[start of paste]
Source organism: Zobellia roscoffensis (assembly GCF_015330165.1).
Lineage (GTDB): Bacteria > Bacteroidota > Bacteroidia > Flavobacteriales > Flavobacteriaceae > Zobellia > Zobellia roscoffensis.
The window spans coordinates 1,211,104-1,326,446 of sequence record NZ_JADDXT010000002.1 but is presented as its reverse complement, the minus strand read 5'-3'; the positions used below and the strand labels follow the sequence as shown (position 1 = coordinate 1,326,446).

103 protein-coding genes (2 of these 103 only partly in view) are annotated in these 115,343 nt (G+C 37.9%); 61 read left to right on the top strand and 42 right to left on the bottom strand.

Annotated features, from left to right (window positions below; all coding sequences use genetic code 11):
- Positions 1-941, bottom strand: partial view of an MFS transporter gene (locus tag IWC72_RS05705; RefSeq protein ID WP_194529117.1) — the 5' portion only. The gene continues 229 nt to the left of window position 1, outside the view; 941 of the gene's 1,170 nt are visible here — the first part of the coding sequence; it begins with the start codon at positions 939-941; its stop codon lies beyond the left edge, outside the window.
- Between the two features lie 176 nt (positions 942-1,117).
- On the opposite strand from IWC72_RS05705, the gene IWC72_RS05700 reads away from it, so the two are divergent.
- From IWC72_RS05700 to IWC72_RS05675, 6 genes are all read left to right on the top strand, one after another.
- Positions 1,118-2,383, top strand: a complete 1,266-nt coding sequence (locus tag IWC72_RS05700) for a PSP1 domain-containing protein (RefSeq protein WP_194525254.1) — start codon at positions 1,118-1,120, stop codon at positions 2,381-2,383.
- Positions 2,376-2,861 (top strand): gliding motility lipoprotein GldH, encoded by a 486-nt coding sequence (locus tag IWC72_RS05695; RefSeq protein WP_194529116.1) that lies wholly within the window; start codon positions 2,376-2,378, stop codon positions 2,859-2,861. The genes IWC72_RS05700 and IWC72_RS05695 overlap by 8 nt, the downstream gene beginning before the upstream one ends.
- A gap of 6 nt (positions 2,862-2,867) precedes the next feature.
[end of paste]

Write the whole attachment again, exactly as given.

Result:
Source organism: Zobellia roscoffensis (assembly GCF_015330165.1).
Lineage (GTDB): Bacteria > Bacteroidota > Bacteroidia > Flavobacteriales > Flavobacteriaceae > Zobellia > Zobellia roscoffensis.
The window spans coordinates 1,211,104-1,326,446 of sequence record NZ_JADDXT010000002.1 but is presented as its reverse complement, the minus strand read 5'-3'; the positions used below and the strand labels follow the sequence as shown (position 1 = coordinate 1,326,446).

103 protein-coding genes (2 of these 103 only partly in view) are annotated in these 115,343 nt (G+C 37.9%); 61 read left to right on the top strand and 42 right to left on the bottom strand.

Annotated features, from left to right (window positions below; all coding sequences use genetic code 11):
- Positions 1-941, bottom strand: partial view of an MFS transporter gene (locus tag IWC72_RS05705; RefSeq protein ID WP_194529117.1) — the 5' portion only. The gene continues 229 nt to the left of window position 1, outside the view; 941 of the gene's 1,170 nt are visible here — the first part of the coding sequence; it begins with the start codon at positions 939-941; its stop codon lies beyond the left edge, outside the window.
- Between the two features lie 176 nt (positions 942-1,117).
- On the opposite strand from IWC72_RS05705, the gene IWC72_RS05700 reads away from it, so the two are divergent.
- From IWC72_RS05700 to IWC72_RS05675, 6 genes are all read left to right on the top strand, one after another.
- Positions 1,118-2,383, top strand: a complete 1,266-nt coding sequence (locus tag IWC72_RS05700) for a PSP1 domain-containing protein (RefSeq protein WP_194525254.1) — start codon at positions 1,118-1,120, stop codon at positions 2,381-2,383.
- Positions 2,376-2,861 (top strand): gliding motility lipoprotein GldH, encoded by a 486-nt coding sequence (locus tag IWC72_RS05695; RefSeq protein WP_194529116.1) that lies wholly within the window; start codon positions 2,376-2,378, stop codon positions 2,859-2,861. The genes IWC72_RS05700 and IWC72_RS05695 overlap by 8 nt, the downstream gene beginning before the upstream one ends.
- A gap of 6 nt (positions 2,862-2,867) precedes the next feature.